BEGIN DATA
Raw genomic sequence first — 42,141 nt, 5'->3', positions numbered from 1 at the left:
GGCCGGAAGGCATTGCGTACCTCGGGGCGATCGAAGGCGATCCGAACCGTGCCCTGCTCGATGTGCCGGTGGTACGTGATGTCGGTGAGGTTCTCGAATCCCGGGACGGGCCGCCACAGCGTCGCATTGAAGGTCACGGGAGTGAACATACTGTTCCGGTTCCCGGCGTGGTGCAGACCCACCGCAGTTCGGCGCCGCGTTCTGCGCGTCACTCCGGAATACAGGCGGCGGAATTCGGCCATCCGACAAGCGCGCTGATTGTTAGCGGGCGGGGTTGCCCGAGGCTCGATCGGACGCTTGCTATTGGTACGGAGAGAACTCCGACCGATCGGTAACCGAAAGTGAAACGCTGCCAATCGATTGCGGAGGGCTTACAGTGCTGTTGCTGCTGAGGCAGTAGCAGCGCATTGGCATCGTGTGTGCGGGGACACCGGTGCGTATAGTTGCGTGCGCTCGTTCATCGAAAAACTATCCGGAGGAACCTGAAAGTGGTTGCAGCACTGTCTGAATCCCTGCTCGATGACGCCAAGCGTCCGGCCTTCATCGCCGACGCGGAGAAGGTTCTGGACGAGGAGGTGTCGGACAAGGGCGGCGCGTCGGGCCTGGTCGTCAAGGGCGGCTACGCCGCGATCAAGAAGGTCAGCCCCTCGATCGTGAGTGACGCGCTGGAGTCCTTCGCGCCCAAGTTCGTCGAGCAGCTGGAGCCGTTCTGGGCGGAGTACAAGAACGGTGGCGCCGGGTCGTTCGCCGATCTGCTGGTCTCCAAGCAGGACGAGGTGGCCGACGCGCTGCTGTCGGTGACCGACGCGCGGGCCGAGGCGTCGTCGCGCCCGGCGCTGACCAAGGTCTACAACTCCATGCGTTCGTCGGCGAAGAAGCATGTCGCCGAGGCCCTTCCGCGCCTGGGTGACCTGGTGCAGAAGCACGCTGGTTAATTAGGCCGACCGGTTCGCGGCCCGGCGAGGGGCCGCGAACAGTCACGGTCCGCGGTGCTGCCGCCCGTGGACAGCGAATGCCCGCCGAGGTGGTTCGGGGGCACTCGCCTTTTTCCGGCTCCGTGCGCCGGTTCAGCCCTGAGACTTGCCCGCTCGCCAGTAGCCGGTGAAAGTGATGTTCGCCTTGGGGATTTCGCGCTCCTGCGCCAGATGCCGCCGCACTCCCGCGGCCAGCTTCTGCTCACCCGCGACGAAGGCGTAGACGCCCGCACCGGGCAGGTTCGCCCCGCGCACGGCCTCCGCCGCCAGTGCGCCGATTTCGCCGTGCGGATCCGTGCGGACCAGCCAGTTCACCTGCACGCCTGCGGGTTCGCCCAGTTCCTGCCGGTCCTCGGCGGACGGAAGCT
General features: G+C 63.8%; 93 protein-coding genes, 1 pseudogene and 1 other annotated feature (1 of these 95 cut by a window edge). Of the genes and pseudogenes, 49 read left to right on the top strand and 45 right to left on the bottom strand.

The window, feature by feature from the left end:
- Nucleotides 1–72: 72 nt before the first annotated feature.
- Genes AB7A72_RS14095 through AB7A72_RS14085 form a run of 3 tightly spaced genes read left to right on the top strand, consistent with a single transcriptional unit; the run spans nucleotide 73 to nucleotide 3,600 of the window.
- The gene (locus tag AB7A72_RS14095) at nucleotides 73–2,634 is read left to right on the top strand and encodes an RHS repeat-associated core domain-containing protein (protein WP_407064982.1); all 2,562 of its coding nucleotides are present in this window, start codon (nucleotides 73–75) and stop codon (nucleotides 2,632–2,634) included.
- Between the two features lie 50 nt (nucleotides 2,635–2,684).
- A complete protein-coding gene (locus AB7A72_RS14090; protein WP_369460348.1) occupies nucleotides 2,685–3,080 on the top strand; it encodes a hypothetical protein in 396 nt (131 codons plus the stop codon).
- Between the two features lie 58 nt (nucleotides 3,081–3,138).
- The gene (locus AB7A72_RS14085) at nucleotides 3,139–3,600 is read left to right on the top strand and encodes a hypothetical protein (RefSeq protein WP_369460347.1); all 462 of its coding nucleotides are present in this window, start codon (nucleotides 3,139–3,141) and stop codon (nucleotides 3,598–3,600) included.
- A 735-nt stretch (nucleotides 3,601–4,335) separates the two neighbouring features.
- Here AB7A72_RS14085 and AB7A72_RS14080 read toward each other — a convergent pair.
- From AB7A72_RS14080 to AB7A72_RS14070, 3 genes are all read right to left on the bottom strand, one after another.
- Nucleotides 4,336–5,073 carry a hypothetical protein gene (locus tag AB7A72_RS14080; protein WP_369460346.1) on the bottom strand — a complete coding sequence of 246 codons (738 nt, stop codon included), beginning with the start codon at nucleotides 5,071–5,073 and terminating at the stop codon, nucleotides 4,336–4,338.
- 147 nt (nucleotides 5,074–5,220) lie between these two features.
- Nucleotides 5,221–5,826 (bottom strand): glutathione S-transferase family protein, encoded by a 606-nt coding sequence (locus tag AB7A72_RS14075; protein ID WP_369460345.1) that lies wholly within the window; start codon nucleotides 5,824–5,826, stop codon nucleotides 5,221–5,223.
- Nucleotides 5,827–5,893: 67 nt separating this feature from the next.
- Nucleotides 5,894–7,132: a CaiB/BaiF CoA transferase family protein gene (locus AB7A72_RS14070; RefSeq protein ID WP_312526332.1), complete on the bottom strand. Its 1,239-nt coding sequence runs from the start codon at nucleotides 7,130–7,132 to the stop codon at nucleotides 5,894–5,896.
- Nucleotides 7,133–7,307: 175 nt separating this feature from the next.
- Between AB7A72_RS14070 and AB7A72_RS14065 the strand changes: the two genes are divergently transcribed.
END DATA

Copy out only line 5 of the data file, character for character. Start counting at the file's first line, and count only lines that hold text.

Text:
- Nucleotides 1–72: 72 nt before the first annotated feature.